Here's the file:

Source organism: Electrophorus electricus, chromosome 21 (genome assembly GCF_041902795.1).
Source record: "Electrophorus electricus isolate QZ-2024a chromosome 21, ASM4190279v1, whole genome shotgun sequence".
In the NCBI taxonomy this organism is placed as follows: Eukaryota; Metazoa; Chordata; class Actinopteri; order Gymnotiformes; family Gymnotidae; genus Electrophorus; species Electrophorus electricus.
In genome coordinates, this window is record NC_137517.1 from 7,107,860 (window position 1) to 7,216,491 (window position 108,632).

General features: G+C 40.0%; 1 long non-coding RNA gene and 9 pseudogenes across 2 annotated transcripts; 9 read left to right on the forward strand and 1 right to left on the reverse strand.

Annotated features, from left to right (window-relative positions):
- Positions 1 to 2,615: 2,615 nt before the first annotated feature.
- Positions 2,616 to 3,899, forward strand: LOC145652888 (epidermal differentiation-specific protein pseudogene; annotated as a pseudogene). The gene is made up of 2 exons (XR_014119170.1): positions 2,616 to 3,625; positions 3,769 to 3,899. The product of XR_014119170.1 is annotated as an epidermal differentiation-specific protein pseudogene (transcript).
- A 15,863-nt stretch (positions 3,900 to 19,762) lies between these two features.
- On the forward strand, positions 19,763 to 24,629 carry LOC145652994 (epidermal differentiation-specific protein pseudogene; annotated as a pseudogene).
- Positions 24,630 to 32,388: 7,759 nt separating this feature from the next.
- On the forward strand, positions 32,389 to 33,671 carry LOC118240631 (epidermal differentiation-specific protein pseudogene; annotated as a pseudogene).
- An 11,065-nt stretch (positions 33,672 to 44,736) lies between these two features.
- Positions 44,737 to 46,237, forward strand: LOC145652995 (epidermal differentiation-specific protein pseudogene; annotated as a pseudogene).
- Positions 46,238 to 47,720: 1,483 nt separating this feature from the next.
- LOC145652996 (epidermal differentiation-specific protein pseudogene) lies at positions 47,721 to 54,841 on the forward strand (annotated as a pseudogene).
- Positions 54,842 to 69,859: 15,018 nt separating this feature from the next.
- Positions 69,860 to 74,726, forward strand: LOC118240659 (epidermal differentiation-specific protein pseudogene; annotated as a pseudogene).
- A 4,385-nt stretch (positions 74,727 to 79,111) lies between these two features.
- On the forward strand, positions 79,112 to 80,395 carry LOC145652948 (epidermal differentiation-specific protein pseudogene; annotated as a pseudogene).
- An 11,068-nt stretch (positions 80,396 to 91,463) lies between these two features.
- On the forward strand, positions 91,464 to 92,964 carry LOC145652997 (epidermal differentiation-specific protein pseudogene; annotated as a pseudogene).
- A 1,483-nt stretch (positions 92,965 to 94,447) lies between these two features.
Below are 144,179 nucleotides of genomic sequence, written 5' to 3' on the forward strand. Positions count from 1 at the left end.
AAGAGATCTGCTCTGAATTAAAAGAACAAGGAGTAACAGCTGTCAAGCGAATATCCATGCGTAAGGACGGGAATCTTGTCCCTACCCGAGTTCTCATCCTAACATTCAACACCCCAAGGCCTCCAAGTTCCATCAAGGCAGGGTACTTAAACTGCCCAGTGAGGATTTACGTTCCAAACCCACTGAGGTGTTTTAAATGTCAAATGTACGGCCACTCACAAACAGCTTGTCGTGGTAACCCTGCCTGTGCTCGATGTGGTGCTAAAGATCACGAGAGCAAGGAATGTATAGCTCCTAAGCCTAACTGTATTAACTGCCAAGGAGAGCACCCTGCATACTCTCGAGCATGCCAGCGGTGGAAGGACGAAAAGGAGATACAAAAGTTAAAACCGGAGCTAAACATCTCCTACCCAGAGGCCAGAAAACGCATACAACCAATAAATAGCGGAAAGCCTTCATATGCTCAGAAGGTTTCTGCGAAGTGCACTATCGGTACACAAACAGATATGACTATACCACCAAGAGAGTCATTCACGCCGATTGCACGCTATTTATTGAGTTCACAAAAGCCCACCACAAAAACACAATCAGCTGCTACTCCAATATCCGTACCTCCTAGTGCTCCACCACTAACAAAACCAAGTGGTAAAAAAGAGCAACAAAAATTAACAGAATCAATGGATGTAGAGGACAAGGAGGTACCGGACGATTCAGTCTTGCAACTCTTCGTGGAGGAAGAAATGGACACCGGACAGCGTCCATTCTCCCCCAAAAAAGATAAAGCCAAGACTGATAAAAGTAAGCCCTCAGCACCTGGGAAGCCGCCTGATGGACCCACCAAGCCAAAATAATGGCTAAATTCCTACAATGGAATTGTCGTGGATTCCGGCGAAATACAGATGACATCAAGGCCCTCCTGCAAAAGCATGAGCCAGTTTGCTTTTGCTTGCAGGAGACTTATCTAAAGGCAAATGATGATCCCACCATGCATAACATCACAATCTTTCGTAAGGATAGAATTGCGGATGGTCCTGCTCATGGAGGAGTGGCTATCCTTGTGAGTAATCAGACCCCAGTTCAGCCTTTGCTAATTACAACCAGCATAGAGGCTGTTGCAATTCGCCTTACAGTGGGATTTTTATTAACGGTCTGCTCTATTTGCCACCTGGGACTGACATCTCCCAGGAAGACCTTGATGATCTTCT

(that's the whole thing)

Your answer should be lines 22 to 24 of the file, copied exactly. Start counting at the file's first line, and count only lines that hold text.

- On the forward strand, positions 91,464 to 92,964 carry LOC145652997 (epidermal differentiation-specific protein pseudogene; annotated as a pseudogene).
- A 1,483-nt stretch (positions 92,965 to 94,447) lies between these two features.
Below are 144,179 nucleotides of genomic sequence, written 5' to 3' on the forward strand. Positions count from 1 at the left end.